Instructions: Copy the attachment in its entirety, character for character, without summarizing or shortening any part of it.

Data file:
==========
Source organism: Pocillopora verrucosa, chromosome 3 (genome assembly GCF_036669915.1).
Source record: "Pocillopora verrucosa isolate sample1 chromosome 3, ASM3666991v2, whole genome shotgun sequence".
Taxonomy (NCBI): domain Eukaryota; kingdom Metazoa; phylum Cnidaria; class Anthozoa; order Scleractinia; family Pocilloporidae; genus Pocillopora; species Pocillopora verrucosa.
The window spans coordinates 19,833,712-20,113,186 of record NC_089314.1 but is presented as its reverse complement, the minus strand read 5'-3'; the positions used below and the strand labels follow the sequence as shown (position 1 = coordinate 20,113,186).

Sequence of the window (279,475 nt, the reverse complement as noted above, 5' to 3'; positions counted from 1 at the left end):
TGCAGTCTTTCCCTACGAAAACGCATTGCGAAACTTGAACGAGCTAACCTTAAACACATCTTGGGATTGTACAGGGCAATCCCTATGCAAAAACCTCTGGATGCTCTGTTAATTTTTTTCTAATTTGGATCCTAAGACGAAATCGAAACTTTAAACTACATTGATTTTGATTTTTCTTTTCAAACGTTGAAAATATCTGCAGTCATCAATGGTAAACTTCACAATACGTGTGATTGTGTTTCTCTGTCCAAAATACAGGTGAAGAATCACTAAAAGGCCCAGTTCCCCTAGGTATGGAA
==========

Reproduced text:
Source organism: Pocillopora verrucosa, chromosome 3 (genome assembly GCF_036669915.1).
Source record: "Pocillopora verrucosa isolate sample1 chromosome 3, ASM3666991v2, whole genome shotgun sequence".
Taxonomy (NCBI): domain Eukaryota; kingdom Metazoa; phylum Cnidaria; class Anthozoa; order Scleractinia; family Pocilloporidae; genus Pocillopora; species Pocillopora verrucosa.
The window spans coordinates 19,833,712-20,113,186 of record NC_089314.1 but is presented as its reverse complement, the minus strand read 5'-3'; the positions used below and the strand labels follow the sequence as shown (position 1 = coordinate 20,113,186).

Sequence of the window (279,475 nt, the reverse complement as noted above, 5' to 3'; positions counted from 1 at the left end):
TGCAGTCTTTCCCTACGAAAACGCATTGCGAAACTTGAACGAGCTAACCTTAAACACATCTTGGGATTGTACAGGGCAATCCCTATGCAAAAACCTCTGGATGCTCTGTTAATTTTTTTCTAATTTGGATCCTAAGACGAAATCGAAACTTTAAACTACATTGATTTTGATTTTTCTTTTCAAACGTTGAAAATATCTGCAGTCATCAATGGTAAACTTCACAATACGTGTGATTGTGTTTCTCTGTCCAAAATACAGGTGAAGAATCACTAAAAGGCCCAGTTCCCCTAGGTATGGAA